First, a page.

Start With a Container
You can buy various sizes and types of commercial worm bins that are perfect for indoor or outdoor use. If you are handy with a hammer, you can build your own bin out of wood. For those of you on a budget, a plastic bucket or rubber container with a lid can also be used. If you are thinking of something larger, a raised garden bed might be right for you. If you choose to build your own or use a plastic bin, then be sure to drill holes in the lid and in the bottom to allow the worms to breath. Then cover the holes with mesh or landscaping cloth to prevent the worms from escaping. For raised garden beds, be sure to choose a shaded location or create shade with a covered frame or lattice. The Ideal temperature range for worms is 60F to 80F. If the ambient temperature outside is cooler or the nights are cooler, the worms will usually be fine because the decomposing organic matter will generate heat. If you plan on keeping your DIY bin inside, then remember to place something underneath it to catch any worm tea that drips out of the air holes.
Fill the Container with Worm Bedding
For composting worms like red wigglers, the most common form of bedding is shredded damp newspaper. Avoid glossy and color print as the chemicals are not good for the worms. Shred the paper into ½ inch to 1 inch strips. Moisten the paper. You can spray the paper until it fills like a damp sponge or you can soak the paper and squeeze out the excess. The shredded paper should be moist, but not dripping wet. Fluff up the paper to there is lots of air for the worms to breath and space for them to burrow. Fill the bin about three fourths of the way full. For a 10 gallon bin, you will need about 50 pages of torn newspaper.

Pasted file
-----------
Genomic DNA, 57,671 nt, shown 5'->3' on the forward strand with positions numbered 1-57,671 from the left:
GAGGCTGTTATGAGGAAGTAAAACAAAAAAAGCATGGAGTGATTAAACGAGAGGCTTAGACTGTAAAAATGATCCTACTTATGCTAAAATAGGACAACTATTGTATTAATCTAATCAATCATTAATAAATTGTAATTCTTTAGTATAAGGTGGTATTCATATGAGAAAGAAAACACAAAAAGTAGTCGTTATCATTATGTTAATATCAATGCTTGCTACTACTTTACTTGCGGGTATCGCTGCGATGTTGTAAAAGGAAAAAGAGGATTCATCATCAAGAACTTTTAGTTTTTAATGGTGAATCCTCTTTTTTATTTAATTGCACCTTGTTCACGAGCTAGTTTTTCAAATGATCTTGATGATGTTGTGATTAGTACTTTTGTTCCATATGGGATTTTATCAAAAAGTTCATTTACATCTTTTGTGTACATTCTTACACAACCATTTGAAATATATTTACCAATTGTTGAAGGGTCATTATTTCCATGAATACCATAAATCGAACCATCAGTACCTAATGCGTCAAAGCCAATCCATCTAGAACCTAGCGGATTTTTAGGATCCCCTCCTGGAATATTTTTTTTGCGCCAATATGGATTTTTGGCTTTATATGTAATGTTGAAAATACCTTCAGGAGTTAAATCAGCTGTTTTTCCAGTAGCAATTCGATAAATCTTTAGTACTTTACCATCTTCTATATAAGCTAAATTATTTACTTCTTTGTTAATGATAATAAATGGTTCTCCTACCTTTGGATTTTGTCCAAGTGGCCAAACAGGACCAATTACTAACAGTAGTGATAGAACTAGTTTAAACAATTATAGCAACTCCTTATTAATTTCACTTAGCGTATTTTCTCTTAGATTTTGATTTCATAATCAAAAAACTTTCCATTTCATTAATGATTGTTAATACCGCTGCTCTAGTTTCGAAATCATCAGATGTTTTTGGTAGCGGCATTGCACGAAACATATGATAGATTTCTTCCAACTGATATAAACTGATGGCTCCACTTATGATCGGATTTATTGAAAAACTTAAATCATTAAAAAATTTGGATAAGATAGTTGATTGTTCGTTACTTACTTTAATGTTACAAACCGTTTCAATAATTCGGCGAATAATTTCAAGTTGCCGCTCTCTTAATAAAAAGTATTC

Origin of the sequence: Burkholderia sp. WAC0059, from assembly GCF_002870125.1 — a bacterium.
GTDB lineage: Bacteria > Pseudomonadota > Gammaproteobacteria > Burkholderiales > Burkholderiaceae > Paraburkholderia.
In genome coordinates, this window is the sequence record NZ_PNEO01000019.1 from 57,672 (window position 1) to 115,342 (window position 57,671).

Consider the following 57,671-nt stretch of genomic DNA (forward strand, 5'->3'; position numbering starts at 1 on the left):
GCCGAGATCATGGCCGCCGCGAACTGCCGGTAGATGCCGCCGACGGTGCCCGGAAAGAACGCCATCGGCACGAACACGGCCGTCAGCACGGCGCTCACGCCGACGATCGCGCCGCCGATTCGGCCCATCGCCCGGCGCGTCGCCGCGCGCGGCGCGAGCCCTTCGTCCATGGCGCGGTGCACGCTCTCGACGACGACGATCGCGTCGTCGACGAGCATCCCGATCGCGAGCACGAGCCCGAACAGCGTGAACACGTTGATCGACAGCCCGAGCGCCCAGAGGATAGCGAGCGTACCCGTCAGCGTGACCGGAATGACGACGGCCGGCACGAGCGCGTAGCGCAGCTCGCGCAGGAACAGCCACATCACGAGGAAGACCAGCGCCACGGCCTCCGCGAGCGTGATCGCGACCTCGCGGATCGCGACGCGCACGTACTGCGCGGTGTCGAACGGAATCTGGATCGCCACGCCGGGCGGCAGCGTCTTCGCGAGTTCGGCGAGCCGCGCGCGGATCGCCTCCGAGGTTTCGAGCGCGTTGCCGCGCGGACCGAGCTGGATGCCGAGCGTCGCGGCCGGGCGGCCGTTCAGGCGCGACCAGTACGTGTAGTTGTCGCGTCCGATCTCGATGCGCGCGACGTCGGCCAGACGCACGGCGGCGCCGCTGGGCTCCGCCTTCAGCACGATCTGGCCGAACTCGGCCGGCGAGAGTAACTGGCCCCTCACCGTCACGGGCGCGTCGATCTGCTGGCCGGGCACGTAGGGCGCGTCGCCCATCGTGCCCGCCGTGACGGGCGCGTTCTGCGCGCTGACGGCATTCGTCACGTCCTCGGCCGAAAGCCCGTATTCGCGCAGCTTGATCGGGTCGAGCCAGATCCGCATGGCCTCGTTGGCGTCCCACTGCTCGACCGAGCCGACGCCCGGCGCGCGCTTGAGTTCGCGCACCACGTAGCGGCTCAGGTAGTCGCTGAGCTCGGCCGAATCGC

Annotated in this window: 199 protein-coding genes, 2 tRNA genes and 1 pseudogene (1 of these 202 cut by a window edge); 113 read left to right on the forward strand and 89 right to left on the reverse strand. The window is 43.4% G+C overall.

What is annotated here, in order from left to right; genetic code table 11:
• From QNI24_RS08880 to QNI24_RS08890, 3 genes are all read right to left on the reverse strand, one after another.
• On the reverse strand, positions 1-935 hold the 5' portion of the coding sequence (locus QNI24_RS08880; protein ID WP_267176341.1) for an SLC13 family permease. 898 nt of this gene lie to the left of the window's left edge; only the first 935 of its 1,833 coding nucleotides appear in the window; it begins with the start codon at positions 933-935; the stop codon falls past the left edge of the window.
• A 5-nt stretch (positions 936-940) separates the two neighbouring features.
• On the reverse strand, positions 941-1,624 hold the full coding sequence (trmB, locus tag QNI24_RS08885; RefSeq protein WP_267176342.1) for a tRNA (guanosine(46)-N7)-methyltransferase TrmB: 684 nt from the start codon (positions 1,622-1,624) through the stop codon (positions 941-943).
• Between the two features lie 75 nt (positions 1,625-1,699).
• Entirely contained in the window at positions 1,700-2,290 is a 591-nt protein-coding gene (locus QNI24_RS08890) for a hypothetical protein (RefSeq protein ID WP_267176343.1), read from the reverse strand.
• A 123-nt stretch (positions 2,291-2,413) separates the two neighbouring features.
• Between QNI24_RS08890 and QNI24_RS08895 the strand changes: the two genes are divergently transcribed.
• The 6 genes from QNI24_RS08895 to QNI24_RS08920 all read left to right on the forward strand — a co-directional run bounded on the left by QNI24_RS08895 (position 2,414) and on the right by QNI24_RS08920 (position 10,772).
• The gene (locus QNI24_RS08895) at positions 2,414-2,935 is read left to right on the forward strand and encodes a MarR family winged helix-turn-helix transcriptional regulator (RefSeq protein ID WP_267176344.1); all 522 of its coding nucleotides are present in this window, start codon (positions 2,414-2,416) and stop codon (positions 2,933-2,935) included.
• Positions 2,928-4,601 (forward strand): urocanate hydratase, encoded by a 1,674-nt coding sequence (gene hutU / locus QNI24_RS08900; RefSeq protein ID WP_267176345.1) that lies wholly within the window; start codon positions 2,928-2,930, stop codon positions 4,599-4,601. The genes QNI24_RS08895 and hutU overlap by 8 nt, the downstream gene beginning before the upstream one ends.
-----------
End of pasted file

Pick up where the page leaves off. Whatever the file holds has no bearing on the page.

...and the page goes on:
Alternative bedding materials include shredded cardboard, shredded fiber egg cartons, and coir. Coir, or coco-coir, is available in a variety of “brick” sizes, which expand to roughly five times their volume when shredded. Whatever bedding material you choice, make sure it is moist and fluffed to create lots of air space for worms to dig in.
Sprinkle the fluffed newspaper or other bedding with 2 to 4 cups of potting or soil or soil from your yard. The worms need the grit in the soil to help them digest their food. Plus, the soil introduces beneficial microorganisms.
Add and Feed Worms
Introduce your worms to their new environment on a sunny day. The worms will squiggle down into the moist, dark environment to seek protection from the sun. Do not feed the worms right away. Let them acclimate to the new surroundings for five to seven days before feeding. Your worms can process roughly half their weight in organic matter per day. Weigh your worms before introducing them to their new home. Then feed them about three times their weight per week in one feeding or split into two feedings. Bury the food scraps under a layer of bedding material. A sheet of dry newspaper on top of the bedding material will retain moisture, reduce odors, and prevent fruit flies from invading.
Feed your worms fruit or vegetable scraps including rinds, peels, husks and cores. Vegetables can be cooked or raw. Even rotting or moldy fruits and vegetables are fine. Got overripe bananas, feed them to the worms. Crushed egg shells are fine, too. They help add the gritty material that worms need for their digestion. Chopping or even blending the food into smaller pieces will make it easier for the worms to eat. Avoid citrus as worms just do not like it, but it will not harm them. More importantly, absolutely no salt, meat, bones, dairy, oil, or animal products of any kind (except the crushed egg shells).
Just a few final reminders. Keep the bedding moist and not wet. If bedding is dry, spray with water. If bedding is wet, add more newspaper, crushed eggshells or calcium carbonate. Fluff the bedding weekly to bring in needed oxygen. Feed worms once or twice a week and keep them away from light and heat sources.
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Article Added on Monday, July 28, 2014
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